Kerala Gold Smuggling Case: State’s Housing Project For Homeless Could Be In Trouble For Failing To Get Centre’s Approval
Kerala housing project for the poor in limbo as the state government fails to get necessary approvals from the central government.
The Union and Kerala governments are at loggerheads on the issue of whether the Left Democratic Front (LDF) government in the southern state should have got the Centre’s approval for signing a memorandum of understanding (MoU) with Red Crescent of the United Arab Emirates (UAE).
The Kerala government and Red Crescent had signed an MoU for the state’s LIFE Mission project to provide houses to the homeless and landless. State Chief Minister Pinarayi Vijayan signed the MoU in Dubai last year.
External Affairs Ministry spokesman Anurag Srivatsava told the media at the weekly briefing in New Delhi that as per records, the LDF government did not seek the Centre’s approval to sign the MoU with Red Crescent.
However, the State Chief Minister, addressing the media in Thiruvananthapuram, said that the Centre’s approval was required when an MoU was being signed with a foreign government and not with organisations such as Red Crescent.
He said if the Centre had not been informed, then the state would provide information on the MoU.
Even if the Communist Party of India-Marxist (CPI-M) government gets away with this, there could still be problems with the project since the Centre says that the UAE Consulate General had no authority to enter into a contract with a private company, Unitac Builders and Developments.
This was revealed by the External Affairs Ministry at the Parliamentary Standing Committee meeting yesterday (27 August). The ministry was responding to questions raised by N K Premachandran, who represents Revolutionary Socialist Party from the Kollam Lok Sabha constituency in Kerala.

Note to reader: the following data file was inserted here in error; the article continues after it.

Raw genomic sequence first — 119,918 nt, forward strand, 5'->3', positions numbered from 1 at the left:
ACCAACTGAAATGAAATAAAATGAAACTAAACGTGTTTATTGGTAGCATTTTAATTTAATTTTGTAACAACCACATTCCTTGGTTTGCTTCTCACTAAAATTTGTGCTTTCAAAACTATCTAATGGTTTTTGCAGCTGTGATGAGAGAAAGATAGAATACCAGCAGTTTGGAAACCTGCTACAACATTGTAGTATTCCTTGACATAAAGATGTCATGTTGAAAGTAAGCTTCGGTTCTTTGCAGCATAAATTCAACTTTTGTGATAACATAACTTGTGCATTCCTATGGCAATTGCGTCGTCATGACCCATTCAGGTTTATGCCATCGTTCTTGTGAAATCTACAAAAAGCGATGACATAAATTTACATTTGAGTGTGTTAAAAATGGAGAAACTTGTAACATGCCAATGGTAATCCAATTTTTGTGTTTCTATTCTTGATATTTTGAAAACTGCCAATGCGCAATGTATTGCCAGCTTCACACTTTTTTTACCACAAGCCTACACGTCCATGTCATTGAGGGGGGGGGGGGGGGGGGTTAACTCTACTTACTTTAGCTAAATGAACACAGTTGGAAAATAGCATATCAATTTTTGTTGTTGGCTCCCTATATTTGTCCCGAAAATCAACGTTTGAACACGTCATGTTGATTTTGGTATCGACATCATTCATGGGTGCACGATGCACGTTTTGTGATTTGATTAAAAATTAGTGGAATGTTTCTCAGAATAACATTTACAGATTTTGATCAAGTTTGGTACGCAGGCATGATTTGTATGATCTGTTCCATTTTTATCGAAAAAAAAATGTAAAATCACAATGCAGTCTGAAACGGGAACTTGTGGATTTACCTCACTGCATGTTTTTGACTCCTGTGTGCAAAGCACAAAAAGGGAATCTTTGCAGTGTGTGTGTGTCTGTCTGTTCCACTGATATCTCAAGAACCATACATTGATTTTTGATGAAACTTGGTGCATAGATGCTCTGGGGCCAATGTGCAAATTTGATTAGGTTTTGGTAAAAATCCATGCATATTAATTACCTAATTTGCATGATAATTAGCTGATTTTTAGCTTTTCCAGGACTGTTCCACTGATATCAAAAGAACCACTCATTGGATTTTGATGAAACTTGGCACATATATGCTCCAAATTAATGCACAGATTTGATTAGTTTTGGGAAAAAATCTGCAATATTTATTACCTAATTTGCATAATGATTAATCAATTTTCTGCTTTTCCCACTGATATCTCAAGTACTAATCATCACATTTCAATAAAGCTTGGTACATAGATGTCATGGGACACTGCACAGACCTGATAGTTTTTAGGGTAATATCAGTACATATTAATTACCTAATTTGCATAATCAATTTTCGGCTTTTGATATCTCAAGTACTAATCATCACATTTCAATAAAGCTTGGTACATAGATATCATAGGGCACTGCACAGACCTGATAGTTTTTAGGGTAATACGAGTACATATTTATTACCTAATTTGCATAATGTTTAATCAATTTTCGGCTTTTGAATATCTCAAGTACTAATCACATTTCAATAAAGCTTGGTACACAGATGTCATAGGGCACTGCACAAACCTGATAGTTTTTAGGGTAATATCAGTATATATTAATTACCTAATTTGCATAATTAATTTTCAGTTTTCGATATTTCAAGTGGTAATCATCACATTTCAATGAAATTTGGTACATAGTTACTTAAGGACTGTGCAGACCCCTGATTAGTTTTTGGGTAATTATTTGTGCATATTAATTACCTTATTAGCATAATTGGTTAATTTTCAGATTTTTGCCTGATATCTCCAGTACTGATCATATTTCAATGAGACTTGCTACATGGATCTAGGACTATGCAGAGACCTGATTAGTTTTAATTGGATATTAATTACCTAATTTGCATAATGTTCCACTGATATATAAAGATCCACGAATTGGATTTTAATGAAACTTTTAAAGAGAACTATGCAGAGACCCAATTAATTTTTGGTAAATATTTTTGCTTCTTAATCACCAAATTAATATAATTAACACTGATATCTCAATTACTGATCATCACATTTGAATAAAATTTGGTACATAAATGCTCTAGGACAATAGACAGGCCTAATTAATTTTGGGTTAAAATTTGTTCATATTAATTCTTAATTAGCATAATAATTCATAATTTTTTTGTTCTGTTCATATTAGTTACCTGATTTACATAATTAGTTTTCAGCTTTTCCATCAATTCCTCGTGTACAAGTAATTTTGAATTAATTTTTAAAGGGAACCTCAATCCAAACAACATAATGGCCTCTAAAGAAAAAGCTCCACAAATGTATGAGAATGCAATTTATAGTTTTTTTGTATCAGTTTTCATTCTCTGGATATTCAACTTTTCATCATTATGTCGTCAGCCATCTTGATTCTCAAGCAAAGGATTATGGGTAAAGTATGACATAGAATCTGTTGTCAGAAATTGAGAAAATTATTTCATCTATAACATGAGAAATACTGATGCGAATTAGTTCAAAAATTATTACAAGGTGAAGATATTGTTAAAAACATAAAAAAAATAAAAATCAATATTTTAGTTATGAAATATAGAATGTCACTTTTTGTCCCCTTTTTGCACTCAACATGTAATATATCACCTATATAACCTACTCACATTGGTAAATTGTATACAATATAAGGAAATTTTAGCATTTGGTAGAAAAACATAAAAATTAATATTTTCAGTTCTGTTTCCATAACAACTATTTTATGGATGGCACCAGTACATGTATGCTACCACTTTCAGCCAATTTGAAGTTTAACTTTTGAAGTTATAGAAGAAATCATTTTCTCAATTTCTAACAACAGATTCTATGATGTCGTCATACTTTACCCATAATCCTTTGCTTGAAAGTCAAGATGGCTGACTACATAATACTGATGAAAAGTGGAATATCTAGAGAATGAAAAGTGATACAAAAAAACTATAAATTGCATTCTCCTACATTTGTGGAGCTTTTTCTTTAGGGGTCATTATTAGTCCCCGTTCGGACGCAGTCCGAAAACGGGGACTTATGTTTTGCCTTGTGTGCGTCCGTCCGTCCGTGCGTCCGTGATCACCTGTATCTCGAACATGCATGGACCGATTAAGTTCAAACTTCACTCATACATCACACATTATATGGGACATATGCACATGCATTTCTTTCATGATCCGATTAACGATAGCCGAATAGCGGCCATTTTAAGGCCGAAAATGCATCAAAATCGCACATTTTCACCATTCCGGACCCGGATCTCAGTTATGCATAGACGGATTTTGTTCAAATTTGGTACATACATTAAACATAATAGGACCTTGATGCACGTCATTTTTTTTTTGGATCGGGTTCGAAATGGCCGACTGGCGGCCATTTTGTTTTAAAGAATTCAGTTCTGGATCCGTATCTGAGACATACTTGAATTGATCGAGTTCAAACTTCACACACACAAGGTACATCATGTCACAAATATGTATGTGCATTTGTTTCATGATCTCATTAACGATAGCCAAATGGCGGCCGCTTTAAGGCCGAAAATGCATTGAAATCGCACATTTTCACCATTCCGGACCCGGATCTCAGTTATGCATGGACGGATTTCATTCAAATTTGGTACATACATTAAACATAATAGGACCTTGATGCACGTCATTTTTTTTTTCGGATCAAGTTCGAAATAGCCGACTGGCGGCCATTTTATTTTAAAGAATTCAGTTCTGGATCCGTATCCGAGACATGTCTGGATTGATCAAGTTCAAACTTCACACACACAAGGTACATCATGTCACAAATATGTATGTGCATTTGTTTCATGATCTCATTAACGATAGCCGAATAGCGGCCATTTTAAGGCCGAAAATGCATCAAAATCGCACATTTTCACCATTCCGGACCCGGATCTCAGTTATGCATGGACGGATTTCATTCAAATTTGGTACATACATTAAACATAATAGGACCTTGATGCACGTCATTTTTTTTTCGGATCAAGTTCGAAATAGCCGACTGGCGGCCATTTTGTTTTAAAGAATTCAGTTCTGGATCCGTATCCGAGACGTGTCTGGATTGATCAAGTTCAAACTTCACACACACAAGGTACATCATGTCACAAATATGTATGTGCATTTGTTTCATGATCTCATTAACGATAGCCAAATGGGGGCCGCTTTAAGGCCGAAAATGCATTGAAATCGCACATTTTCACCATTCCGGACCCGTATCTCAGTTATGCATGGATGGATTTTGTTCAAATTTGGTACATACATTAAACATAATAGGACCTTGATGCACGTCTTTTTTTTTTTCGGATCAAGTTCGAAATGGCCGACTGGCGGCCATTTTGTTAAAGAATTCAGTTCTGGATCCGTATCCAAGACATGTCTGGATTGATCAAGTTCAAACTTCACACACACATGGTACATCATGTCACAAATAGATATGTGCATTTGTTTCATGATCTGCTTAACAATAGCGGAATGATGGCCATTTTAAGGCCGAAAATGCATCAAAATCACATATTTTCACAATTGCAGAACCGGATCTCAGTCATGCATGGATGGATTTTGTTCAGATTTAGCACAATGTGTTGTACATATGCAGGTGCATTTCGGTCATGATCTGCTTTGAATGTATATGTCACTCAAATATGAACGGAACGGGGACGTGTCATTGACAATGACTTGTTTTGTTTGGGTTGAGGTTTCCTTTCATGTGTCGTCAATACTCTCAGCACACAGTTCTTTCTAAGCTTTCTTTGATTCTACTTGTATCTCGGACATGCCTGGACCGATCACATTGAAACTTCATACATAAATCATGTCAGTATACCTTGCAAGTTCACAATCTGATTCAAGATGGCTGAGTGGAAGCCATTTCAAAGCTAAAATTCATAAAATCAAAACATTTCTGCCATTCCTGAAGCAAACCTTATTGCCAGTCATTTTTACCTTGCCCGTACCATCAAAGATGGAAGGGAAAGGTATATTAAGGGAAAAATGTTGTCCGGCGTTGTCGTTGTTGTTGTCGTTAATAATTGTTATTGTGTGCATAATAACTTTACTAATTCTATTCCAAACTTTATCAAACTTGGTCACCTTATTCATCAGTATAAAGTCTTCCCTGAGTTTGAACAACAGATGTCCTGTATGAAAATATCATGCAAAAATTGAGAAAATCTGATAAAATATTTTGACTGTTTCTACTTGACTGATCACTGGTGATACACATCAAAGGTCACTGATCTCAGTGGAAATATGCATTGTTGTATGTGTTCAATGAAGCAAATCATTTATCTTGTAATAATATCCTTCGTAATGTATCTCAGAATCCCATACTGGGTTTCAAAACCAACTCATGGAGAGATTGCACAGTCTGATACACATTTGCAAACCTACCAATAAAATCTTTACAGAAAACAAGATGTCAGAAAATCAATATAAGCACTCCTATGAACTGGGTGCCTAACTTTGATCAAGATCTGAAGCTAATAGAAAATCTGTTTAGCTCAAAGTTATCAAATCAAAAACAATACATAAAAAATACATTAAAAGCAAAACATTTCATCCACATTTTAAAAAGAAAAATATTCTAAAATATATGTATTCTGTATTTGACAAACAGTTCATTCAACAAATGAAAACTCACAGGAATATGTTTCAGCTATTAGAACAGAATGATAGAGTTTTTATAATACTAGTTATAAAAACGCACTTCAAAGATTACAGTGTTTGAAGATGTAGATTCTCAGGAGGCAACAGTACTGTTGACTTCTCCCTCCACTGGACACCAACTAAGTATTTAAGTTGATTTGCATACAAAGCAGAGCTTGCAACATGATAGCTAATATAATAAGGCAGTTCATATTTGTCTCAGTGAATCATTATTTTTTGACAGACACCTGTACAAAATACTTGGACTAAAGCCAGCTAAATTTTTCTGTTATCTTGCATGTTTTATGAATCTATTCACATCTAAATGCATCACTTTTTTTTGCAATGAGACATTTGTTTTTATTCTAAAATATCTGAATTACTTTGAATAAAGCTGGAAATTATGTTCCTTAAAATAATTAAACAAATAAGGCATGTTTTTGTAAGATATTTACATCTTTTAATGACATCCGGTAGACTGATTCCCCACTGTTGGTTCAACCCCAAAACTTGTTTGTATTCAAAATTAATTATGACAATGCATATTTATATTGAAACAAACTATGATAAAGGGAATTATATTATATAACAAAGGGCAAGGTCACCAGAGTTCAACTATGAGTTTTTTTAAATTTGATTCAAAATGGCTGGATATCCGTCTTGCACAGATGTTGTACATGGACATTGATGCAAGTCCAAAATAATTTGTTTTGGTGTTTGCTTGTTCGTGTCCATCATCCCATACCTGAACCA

External Affairs Secretary Vikas Swarup told the meeting that a private company entering into a contract with Red Crescent for a project in Kerala should have got the Union government’s approval.
He also said that if necessary, the agencies investigating the gold smuggling case can go to the UAE and question the attache of the Thiruvananthapuram UAE Consulate, who had left the country soon after the smuggling case became a major issue.
If guilty, the attache would be tried under UAE laws as India and the Gulf kingdom do not have any agreement on the transfer of their nationals found guilty in any case.
The LIFE Mission came into limelight after one of the prime accused in the Kerala gold smuggling case, Swapna Suresh, reportedly confessed that she had got Rs 1 crore as commission for getting the UAE funding for the housing project.
The Kerala government and Red Crescent entered into an MoU to build houses for the homeless at a cost of Rs 20 crore to construct flats and a hospital at Wadakkancherry in Thrissur district.
A separate contract was signed between the UAE Consulate General and Unitac Builders and Developments for construction of flats for which the land was allocated by the state government. However, a drawback in the contract is both parties to the MoU – Kerala government and Red Crescent – are nowhere in its picture.
The Kerala gold smuggling case came to light on 5 July after Customs Department officials seized 13 kg of gold valued at Rs 14.5 crore that came in diplomatic baggage meant for the UAE Consulate.
Investigations pointed to probable links to terrorists and even threat to the nation’s security. The case has extended to the Chief Minister’s office with the now-suspended principal secretary M Sivasankar asking Customs Department officials to go easy on Swapna.
In view of the terrorist links, the National Investigation Agency was asked to take over the probe. Along with it, the Enforcement Directorate is looking into the hawala trading angle.
So far, nearly 15 people have been arrested in connection with the case. The roles of two Kerala ministers is also under scrutiny in the case.
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